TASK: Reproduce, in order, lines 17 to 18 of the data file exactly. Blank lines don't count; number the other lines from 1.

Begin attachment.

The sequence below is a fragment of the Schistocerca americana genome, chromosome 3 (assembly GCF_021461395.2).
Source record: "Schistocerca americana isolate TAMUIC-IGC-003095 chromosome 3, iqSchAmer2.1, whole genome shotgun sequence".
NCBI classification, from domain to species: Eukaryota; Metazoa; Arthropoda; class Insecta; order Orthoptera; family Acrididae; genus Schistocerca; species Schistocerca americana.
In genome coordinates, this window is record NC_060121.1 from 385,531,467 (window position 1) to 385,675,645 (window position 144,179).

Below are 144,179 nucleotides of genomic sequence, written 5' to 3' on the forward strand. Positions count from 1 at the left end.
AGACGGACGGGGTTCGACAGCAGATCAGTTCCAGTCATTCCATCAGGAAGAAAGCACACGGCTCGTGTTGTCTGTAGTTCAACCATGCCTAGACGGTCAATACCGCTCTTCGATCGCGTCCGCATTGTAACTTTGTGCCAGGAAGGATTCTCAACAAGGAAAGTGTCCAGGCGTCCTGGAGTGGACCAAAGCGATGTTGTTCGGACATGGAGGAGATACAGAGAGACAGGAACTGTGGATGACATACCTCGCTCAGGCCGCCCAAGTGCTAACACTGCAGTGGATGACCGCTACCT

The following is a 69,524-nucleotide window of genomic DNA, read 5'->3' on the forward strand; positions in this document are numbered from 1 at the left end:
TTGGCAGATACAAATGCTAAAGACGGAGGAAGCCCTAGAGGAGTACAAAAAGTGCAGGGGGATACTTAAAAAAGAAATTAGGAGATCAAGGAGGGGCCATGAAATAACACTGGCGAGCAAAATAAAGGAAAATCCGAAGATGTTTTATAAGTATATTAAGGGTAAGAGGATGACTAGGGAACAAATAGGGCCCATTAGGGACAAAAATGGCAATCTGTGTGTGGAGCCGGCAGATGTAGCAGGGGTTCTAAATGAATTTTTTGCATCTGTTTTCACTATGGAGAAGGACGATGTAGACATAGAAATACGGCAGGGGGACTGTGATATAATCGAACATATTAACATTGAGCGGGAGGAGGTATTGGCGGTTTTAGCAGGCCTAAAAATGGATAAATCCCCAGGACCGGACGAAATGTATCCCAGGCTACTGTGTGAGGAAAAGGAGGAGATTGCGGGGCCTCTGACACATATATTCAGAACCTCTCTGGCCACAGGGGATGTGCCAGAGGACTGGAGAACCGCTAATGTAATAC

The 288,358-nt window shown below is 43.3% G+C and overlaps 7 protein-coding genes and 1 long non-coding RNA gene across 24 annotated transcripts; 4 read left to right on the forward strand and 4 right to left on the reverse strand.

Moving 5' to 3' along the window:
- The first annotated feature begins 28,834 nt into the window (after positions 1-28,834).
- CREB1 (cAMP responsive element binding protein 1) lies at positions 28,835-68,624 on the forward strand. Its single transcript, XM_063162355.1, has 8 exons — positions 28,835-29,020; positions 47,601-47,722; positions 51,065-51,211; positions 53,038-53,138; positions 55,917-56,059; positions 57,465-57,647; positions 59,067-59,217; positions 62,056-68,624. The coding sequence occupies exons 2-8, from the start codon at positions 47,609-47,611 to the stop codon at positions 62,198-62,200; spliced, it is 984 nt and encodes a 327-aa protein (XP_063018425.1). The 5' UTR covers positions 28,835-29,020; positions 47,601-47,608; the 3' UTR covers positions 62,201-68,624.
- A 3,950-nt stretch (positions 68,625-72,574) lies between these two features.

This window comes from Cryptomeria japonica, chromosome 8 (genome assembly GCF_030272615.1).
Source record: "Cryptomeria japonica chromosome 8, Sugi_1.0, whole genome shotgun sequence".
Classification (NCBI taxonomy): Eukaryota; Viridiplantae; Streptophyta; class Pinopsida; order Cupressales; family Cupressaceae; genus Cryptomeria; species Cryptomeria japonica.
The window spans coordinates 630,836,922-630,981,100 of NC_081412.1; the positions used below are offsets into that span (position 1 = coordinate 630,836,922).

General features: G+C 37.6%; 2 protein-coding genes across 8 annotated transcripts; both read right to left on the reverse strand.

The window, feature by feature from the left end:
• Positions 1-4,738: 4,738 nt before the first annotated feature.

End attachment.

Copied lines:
The window spans coordinates 630,836,922-630,981,100 of NC_081412.1; the positions used below are offsets into that span (position 1 = coordinate 630,836,922).

General features: G+C 37.6%; 2 protein-coding genes across 8 annotated transcripts; both read right to left on the reverse strand.